Where previously micro management by an NGO of capital or community monies could be supported for reform purposes, now the buying and selling of debt by banks and Hedge Funds meant that socially responsible management of those community monies  - never mind fair finance, was an illusion. The only people who made money were and are the ones who traded in those illusions. The market was now in complete control and that meant: NO REFORMS. What was left was the belief that reforms were still possible and that Left Fronts based on that belief could be transformed and redirected towards building a new revolutionary working class movement.   That too proved to be an illusion as over the next ten years various popular-front schemes were tried by world Trotskyism in Germany, Scotland, Ireland, France and Britain. Throughout Europe the results were what had been predicted as rightward moving reformist leaderships dominated the fronts (electoral, anti-war and ‘anti-capitalist’) and it was their liberal and reformist political strategies that became the Fronts strategies.   Where once individual Leftwing Trade Union leaders were complaining about the hostility they had received from the Trotskyist Left they were now made more than welcome at Trotskyist events and conferences  - the revolutionary lefts’ traditional critique of the left Trade Union leaders - was abandoned.

The absolute dominance of the market also meant an absolute decline in reformism – weather that was the traditional church based or community based (NGO) or Labour movement based. The process whereby these same elements could combine in one movement, but then go on to secure the rule of the banks and the bondholders by disciplining the working class has been described in detail by Paul Flannagan:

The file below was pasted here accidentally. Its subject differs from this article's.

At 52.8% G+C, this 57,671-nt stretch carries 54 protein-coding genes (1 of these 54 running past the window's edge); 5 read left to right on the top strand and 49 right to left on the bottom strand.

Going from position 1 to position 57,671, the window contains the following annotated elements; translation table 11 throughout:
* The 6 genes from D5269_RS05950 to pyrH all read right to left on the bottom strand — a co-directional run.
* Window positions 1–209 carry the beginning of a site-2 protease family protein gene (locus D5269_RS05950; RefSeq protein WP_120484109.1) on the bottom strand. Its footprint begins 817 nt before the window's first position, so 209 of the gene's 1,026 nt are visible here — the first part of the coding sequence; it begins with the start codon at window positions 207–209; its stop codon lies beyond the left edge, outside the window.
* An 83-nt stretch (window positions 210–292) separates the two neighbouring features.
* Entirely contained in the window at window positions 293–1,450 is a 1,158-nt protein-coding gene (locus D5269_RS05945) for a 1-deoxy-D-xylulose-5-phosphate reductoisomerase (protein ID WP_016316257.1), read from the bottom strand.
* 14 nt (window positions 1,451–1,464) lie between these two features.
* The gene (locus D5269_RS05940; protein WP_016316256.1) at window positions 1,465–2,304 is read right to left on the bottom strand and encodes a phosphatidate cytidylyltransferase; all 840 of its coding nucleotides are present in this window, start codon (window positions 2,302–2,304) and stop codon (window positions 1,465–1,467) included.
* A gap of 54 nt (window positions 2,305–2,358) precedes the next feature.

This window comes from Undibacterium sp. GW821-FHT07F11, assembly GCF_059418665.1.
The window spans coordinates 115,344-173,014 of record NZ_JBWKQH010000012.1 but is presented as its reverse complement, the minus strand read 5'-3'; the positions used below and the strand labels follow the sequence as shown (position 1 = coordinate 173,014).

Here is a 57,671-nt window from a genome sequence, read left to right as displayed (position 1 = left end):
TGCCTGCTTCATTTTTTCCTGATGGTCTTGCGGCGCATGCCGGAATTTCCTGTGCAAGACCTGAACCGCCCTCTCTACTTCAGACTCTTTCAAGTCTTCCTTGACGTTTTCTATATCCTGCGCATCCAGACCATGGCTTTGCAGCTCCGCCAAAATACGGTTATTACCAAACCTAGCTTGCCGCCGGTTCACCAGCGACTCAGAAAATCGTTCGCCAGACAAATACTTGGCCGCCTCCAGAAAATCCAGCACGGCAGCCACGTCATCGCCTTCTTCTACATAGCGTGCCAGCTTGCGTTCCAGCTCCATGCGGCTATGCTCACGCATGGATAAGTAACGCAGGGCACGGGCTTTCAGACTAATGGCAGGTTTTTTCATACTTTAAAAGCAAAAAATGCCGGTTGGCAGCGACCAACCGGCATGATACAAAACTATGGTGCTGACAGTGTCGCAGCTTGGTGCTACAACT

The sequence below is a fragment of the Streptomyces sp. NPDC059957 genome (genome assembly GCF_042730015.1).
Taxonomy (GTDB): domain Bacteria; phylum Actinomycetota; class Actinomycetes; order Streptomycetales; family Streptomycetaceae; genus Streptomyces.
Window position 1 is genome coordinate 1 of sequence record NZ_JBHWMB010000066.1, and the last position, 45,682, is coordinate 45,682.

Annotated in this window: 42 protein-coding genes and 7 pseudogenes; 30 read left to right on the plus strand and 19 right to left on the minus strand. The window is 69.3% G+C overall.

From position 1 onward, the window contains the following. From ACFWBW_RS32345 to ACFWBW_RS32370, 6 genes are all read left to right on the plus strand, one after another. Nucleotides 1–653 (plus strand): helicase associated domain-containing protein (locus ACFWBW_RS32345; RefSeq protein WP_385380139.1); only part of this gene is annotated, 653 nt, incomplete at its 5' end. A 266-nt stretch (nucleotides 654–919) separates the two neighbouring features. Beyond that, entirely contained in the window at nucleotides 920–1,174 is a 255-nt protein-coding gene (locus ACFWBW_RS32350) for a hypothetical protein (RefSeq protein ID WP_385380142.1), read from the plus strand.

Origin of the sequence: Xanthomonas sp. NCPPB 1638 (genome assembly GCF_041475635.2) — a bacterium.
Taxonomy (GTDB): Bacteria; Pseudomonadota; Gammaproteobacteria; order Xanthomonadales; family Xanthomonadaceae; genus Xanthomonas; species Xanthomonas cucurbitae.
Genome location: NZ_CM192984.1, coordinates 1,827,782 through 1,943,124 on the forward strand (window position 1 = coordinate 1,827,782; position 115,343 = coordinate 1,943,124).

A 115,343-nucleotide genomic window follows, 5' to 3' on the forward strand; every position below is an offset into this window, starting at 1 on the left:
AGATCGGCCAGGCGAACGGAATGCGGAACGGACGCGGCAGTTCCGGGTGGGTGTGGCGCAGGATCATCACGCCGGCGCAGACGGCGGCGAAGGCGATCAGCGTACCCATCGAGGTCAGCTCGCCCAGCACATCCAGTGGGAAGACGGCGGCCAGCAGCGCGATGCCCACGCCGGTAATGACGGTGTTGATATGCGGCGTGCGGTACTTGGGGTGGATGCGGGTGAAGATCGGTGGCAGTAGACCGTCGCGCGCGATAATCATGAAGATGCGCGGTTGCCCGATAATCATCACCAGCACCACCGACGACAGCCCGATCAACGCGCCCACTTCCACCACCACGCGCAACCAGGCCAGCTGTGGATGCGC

Within the ideal capitalist legal framework ‘citizens’ are accorded equal rights, and an equal access and influence over both local and central government. But in the real world of capitalism some voices shout louder than others and are listened to more attentively, the divine right of citizen capital to dictate is supreme.  The logic of citizenship is determined by the holders of capital - and in Brazil it is doubly determined by finance capital that isn’t even resident: the international bond holders that control the country’s debt. A socialist strategy that adhered to the logic of responsible citizenship under capitalist conditions would easily become the dupe of capital and its programme of cost cutting and low taxation. The working class ought to be steered well away from every citizenship morality, including the communitarian version, lest they become the responsible law-abiding citizens of capitalist law. (Flannagan Socialist Democracy 2004)
The ‘Porto Alegre’ strategy of Popular Front and ideal People’s Budget’s became a blue print for one of reformisms’ most poignant disasters. International Trotskyism did play a small role in that disaster and now considered their involvement as a mistake. It remains to be seen if the experience will prove to be terminal.